Geological and chemical controls in ore shoot mineralization of polymetallic veins: insights from the five-elements Ni-Co-As-Ag-Bi hydrothermal veins of SW Sardinia

M. Moroni
Penultimo
;
2022

Abstract

Several studies on polymetallic hydrothermal veins of western Europe recently highlighted the role of physicochemical controls in determining and enhancing mineralizing processes in structurally defined, spatially limited environments (vein “ore shoots”). Host rocks have critical roles: a) the development and geometry of the structures and veins depend on their rheological features; b) they may act as sources of elements and c) regulate the type and kinetics of chemical reactions after fluid-rock interaction. An excellent example is provided in SW Sardinia by the five-elements (Ni-Co-As-Ag-Bi) veins of the Arburèse District. These late- to post-Variscan low-temperature veins are hosted in Ordovician-Silurian very low-grade metamorphic siliciclastic rocks outcropping between the Arbus granitoid (304±1 Ma) and the Mt. Linas granite (289±1 Ma). Ordovician host rocks mostly include sandstones and siltstones, while Silurian rocks are dominated by carbonaceous argillites (black shales). The distinct competence of these host rocks resulted in different geometries of spaces opened to fluid circulation, leading to the formation of orebodies with different shapes: large veins mainly occur in Ordovician sandstones and siltstones (e.g., Pira Inferida mine), while thinner, often anastomosed veins occur in Silurian black shales (e.g. Acqua Is Prunas mine). Vein formation is triggered by seismic cycles in faults at shallow crustal levels, as testified by widespread breccia and cockade textures. The ore shoots display complex mineral assemblages: native Bi; Ni-Co-Fe arsenides and antimonides (nickeline, breithauptite, rammelsbergite, safflorite, skutterudite, loellingite); Ni-Co-Fe sulfarsenides-sulfantimonides (gersdorffite, cobaltite, ullmannite, arsenopyrite); and Pb-Zn-Cu-Fe sulfides (galena, sphalerite, chalcopyrite, pyrite); Ag-Sb-As and Se sulfosalts. Carbonates (mainly siderite, minor ankerite, dolomite-calcite) and quartz are the main gangue minerals. Field, textural and analytical data support an overall rapid formation of ore minerals under multiple and distinct mineralizing pulses, starting with native elements and arsenides, followed by sulfarsenides and sulfides. Ore shoots must have formed in relatively restricted environments chemically marked by the abundant redox agents (carbonaceous matter, pyrite and, possibly, hydrocarbons) provided by Silurian black shales, which may have supplied sulfur and other elements (e.g., Se) for mineralization. Thus, differences in host rock geochemistry may explain local differences in ore shoots composition and paragenetic sequences. A further control at the district scale is represented by the repeated intersections of the five-elements vein system with earlier Mt. Linas granite-related Sn-As and W-Bi-Te-Au veins, documented in several ore shoots of the district (Pira Inferida, Acqua is Prunas and Sa Menga mines). Such intersections formed preferred pathways for fluid circulation and wider spaces for mineral precipitation during ore-forming processes; moreover, main components of five-elements ores (e.g., As, Bi) appear to be inherited by remobilization from granite-related veins. In summary, ore shoot mineralization in the studied vein system may have been controlled by multiple factors (host structures; host rock rheology and composition; intersections with other vein systems) that may be assumed as key prospection guidelines for further mineral exploration in the area; until now this vein system has only been explored in its shallower parts, and it is possible that much of the ore shoots has yet to be discovered.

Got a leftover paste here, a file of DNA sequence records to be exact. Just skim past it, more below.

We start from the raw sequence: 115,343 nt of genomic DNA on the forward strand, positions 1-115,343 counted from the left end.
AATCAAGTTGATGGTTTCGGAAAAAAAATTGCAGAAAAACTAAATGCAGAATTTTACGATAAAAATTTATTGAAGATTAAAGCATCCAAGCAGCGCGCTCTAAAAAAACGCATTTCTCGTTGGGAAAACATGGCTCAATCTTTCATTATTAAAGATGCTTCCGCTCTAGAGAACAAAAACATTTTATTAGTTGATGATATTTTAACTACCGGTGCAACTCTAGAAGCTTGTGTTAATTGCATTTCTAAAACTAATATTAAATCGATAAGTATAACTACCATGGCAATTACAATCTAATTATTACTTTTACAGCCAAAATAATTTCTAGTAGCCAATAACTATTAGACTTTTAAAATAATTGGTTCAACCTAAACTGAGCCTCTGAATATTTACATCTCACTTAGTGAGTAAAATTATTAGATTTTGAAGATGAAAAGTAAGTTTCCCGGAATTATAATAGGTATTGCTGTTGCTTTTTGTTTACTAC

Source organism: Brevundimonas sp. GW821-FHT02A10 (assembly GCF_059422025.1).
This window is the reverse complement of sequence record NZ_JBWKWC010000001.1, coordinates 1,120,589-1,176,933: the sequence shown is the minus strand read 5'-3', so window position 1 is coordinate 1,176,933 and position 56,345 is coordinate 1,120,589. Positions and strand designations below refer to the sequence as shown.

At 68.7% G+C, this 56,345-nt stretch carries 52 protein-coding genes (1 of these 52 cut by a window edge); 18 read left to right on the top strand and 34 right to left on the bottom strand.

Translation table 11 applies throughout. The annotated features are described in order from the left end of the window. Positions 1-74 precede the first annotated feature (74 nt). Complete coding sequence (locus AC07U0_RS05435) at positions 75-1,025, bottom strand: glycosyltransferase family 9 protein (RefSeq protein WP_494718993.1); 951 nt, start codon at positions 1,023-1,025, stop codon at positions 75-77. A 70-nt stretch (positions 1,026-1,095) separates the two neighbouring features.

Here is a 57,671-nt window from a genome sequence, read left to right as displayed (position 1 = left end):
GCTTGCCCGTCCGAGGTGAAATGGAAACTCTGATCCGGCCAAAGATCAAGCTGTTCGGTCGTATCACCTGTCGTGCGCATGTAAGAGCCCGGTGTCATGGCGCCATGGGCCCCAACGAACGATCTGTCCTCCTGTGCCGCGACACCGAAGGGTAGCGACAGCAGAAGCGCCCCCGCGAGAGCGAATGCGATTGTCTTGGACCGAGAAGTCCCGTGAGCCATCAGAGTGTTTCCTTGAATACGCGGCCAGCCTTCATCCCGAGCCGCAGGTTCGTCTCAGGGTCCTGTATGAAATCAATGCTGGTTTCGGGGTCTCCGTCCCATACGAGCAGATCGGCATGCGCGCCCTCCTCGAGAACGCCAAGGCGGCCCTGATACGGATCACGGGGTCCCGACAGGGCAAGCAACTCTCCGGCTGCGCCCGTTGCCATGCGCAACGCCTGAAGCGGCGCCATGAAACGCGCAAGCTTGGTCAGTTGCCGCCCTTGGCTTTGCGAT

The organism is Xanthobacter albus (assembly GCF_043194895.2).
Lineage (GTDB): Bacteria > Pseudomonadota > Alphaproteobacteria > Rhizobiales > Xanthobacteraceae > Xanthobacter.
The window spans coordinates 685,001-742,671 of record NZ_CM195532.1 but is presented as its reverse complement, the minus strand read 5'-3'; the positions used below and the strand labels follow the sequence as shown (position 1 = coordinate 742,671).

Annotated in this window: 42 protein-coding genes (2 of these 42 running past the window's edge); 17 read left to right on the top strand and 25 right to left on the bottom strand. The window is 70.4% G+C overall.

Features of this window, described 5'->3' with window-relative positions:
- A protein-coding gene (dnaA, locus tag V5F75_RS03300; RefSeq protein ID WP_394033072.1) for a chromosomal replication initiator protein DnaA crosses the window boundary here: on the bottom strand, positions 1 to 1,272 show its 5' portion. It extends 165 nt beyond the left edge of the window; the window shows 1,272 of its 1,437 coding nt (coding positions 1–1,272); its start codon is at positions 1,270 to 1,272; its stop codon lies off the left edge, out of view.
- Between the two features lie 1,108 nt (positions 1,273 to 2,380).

Settore GEO/09 - Georisorse Miner.Appl.Mineral.-Petrogr.per l'amb.e i Beni Cul
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Utilizza questo identificativo per citare o creare un link a questo documento: https://hdl.handle.net/2434/945244